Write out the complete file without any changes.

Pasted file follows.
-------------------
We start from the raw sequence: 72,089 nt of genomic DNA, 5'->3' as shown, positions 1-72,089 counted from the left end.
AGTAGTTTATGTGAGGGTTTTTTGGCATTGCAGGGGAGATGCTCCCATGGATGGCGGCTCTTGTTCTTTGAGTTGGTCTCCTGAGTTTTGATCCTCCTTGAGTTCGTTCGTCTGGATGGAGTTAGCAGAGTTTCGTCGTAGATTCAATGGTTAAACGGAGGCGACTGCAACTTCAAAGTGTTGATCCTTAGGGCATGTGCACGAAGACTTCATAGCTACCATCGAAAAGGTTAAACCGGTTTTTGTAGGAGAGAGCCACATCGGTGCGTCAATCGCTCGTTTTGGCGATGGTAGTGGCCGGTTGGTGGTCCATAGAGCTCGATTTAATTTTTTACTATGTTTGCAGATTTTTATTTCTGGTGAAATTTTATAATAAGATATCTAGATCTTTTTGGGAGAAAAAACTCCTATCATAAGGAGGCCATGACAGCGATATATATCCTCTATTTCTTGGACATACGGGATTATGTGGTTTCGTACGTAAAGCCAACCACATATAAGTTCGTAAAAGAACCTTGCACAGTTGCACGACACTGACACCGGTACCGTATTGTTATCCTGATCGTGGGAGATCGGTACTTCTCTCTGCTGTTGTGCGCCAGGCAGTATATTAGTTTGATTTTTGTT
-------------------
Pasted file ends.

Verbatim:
We start from the raw sequence: 72,089 nt of genomic DNA, 5'->3' as shown, positions 1-72,089 counted from the left end.
AGTAGTTTATGTGAGGGTTTTTTGGCATTGCAGGGGAGATGCTCCCATGGATGGCGGCTCTTGTTCTTTGAGTTGGTCTCCTGAGTTTTGATCCTCCTTGAGTTCGTTCGTCTGGATGGAGTTAGCAGAGTTTCGTCGTAGATTCAATGGTTAAACGGAGGCGACTGCAACTTCAAAGTGTTGATCCTTAGGGCATGTGCACGAAGACTTCATAGCTACCATCGAAAAGGTTAAACCGGTTTTTGTAGGAGAGAGCCACATCGGTGCGTCAATCGCTCGTTTTGGCGATGGTAGTGGCCGGTTGGTGGTCCATAGAGCTCGATTTAATTTTTTACTATGTTTGCAGATTTTTATTTCTGGTGAAATTTTATAATAAGATATCTAGATCTTTTTGGGAGAAAAAACTCCTATCATAAGGAGGCCATGACAGCGATATATATCCTCTATTTCTTGGACATACGGGATTATGTGGTTTCGTACGTAAAGCCAACCACATATAAGTTCGTAAAAGAACCTTGCACAGTTGCACGACACTGACACCGGTACCGTATTGTTATCCTGATCGTGGGAGATCGGTACTTCTCTCTGCTGTTGTGCGCCAGGCAGTATATTAGTTTGATTTTTGTT